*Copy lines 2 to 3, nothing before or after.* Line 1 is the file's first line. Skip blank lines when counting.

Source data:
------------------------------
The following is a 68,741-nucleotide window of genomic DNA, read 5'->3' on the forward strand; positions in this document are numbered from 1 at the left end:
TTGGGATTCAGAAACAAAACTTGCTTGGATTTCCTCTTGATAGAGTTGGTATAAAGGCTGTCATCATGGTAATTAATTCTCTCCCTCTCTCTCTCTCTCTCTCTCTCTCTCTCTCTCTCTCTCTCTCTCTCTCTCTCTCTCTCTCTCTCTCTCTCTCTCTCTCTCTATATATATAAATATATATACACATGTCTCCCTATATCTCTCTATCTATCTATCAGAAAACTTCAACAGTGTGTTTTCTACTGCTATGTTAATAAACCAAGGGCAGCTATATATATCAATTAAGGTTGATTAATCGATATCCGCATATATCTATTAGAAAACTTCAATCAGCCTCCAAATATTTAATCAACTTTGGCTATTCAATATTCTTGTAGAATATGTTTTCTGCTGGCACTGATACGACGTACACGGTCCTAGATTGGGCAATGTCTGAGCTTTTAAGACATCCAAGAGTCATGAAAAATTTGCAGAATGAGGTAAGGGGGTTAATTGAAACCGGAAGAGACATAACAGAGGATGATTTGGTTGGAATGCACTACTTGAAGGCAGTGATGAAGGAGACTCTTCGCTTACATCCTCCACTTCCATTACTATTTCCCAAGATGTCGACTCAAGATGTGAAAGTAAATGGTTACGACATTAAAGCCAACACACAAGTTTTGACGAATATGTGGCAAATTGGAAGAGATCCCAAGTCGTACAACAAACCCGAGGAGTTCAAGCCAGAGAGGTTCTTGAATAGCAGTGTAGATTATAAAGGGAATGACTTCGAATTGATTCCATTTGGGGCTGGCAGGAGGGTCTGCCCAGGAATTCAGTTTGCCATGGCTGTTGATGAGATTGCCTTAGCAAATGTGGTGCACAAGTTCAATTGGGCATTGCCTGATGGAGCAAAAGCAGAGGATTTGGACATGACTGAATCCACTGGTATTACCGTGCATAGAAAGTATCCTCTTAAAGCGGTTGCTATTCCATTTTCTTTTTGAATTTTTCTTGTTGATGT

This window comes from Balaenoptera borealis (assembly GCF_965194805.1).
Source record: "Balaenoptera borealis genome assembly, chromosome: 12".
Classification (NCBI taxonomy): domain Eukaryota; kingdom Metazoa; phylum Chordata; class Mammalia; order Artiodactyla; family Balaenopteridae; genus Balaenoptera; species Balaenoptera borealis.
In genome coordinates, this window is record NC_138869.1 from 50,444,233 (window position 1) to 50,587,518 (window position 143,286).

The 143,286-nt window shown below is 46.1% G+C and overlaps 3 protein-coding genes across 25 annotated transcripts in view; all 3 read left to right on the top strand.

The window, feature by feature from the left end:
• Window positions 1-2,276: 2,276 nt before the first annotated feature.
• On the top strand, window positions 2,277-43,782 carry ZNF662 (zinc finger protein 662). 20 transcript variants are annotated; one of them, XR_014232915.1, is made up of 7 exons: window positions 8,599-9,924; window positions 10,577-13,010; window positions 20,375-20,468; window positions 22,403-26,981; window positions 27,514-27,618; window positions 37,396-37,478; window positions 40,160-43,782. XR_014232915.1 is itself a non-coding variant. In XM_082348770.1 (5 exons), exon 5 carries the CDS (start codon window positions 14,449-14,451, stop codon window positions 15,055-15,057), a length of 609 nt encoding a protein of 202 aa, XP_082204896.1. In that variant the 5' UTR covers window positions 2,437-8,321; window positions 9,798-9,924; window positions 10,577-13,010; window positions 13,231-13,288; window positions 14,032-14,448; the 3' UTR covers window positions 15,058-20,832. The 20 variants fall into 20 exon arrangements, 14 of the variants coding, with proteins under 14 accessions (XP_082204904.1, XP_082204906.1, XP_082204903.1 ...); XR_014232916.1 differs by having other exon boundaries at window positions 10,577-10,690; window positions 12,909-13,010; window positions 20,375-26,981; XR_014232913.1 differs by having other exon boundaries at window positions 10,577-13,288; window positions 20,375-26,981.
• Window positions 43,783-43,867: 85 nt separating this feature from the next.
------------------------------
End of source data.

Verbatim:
TTGGGATTCAGAAACAAAACTTGCTTGGATTTCCTCTTGATAGAGTTGGTATAAAGGCTGTCATCATGGTAATTAATTCTCTCCCTCTCTCTCTCTCTCTCTCTCTCTCTCTCTCTCTCTCTCTCTCTCTCTCTCTCTCTCTCTCTCTCTCTCTCTCTCTCTCTCTATATATATAAATATATATACACATGTCTCCCTATATCTCTCTATCTATCTATCAGAAAACTTCAACAGTGTGTTTTCTACTGCTATGTTAATAAACCAAGGGCAGCTATATATATCAATTAAGGTTGATTAATCGATATCCGCATATATCTATTAGAAAACTTCAATCAGCCTCCAAATATTTAATCAACTTTGGCTATTCAATATTCTTGTAGAATATGTTTTCTGCTGGCACTGATACGACGTACACGGTCCTAGATTGGGCAATGTCTGAGCTTTTAAGACATCCAAGAGTCATGAAAAATTTGCAGAATGAGGTAAGGGGGTTAATTGAAACCGGAAGAGACATAACAGAGGATGATTTGGTTGGAATGCACTACTTGAAGGCAGTGATGAAGGAGACTCTTCGCTTACATCCTCCACTTCCATTACTATTTCCCAAGATGTCGACTCAAGATGTGAAAGTAAATGGTTACGACATTAAAGCCAACACACAAGTTTTGACGAATATGTGGCAAATTGGAAGAGATCCCAAGTCGTACAACAAACCCGAGGAGTTCAAGCCAGAGAGGTTCTTGAATAGCAGTGTAGATTATAAAGGGAATGACTTCGAATTGATTCCATTTGGGGCTGGCAGGAGGGTCTGCCCAGGAATTCAGTTTGCCATGGCTGTTGATGAGATTGCCTTAGCAAATGTGGTGCACAAGTTCAATTGGGCATTGCCTGATGGAGCAAAAGCAGAGGATTTGGACATGACTGAATCCACTGGTATTACCGTGCATAGAAAGTATCCTCTTAAAGCGGTTGCTATTCCATTTTCTTTTTGAATTTTTCTTGTTGATGT

This window comes from Balaenoptera borealis (assembly GCF_965194805.1).